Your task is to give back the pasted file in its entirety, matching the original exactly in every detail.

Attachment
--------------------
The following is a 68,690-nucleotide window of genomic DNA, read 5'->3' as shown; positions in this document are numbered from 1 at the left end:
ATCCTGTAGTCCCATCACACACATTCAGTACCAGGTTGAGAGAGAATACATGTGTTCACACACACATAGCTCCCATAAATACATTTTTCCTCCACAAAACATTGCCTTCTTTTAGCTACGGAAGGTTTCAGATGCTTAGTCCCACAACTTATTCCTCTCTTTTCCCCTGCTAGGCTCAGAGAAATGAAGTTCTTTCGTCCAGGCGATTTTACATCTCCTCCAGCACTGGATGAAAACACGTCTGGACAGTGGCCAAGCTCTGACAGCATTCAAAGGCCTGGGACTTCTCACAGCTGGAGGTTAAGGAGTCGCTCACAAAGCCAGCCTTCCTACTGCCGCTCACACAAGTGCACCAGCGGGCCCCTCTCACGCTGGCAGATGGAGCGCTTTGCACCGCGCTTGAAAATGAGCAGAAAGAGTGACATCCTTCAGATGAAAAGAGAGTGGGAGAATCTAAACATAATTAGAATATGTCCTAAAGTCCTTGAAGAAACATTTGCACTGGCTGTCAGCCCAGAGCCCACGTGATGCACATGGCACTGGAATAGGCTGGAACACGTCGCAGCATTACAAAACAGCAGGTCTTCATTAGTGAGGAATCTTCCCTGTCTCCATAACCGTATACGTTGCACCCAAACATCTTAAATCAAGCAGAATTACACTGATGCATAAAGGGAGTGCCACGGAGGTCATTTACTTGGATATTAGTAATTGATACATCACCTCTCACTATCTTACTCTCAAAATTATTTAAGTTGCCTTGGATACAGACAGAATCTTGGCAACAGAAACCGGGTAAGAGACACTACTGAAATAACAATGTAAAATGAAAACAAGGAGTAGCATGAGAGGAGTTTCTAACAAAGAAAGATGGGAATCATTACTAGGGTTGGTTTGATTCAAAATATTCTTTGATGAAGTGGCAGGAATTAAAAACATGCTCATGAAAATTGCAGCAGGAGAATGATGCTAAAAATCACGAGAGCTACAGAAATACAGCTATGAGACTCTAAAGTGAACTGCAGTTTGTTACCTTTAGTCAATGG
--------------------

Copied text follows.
The following is a 68,690-nucleotide window of genomic DNA, read 5'->3' as shown; positions in this document are numbered from 1 at the left end:
ATCCTGTAGTCCCATCACACACATTCAGTACCAGGTTGAGAGAGAATACATGTGTTCACACACACATAGCTCCCATAAATACATTTTTCCTCCACAAAACATTGCCTTCTTTTAGCTACGGAAGGTTTCAGATGCTTAGTCCCACAACTTATTCCTCTCTTTTCCCCTGCTAGGCTCAGAGAAATGAAGTTCTTTCGTCCAGGCGATTTTACATCTCCTCCAGCACTGGATGAAAACACGTCTGGACAGTGGCCAAGCTCTGACAGCATTCAAAGGCCTGGGACTTCTCACAGCTGGAGGTTAAGGAGTCGCTCACAAAGCCAGCCTTCCTACTGCCGCTCACACAAGTGCACCAGCGGGCCCCTCTCACGCTGGCAGATGGAGCGCTTTGCACCGCGCTTGAAAATGAGCAGAAAGAGTGACATCCTTCAGATGAAAAGAGAGTGGGAGAATCTAAACATAATTAGAATATGTCCTAAAGTCCTTGAAGAAACATTTGCACTGGCTGTCAGCCCAGAGCCCACGTGATGCACATGGCACTGGAATAGGCTGGAACACGTCGCAGCATTACAAAACAGCAGGTCTTCATTAGTGAGGAATCTTCCCTGTCTCCATAACCGTATACGTTGCACCCAAACATCTTAAATCAAGCAGAATTACACTGATGCATAAAGGGAGTGCCACGGAGGTCATTTACTTGGATATTAGTAATTGATACATCACCTCTCACTATCTTACTCTCAAAATTATTTAAGTTGCCTTGGATACAGACAGAATCTTGGCAACAGAAACCGGGTAAGAGACACTACTGAAATAACAATGTAAAATGAAAACAAGGAGTAGCATGAGAGGAGTTTCTAACAAAGAAAGATGGGAATCATTACTAGGGTTGGTTTGATTCAAAATATTCTTTGATGAAGTGGCAGGAATTAAAAACATGCTCATGAAAATTGCAGCAGGAGAATGATGCTAAAAATCACGAGAGCTACAGAAATACAGCTATGAGACTCTAAAGTGAACTGCAGTTTGTTACCTTTAGTCAATGG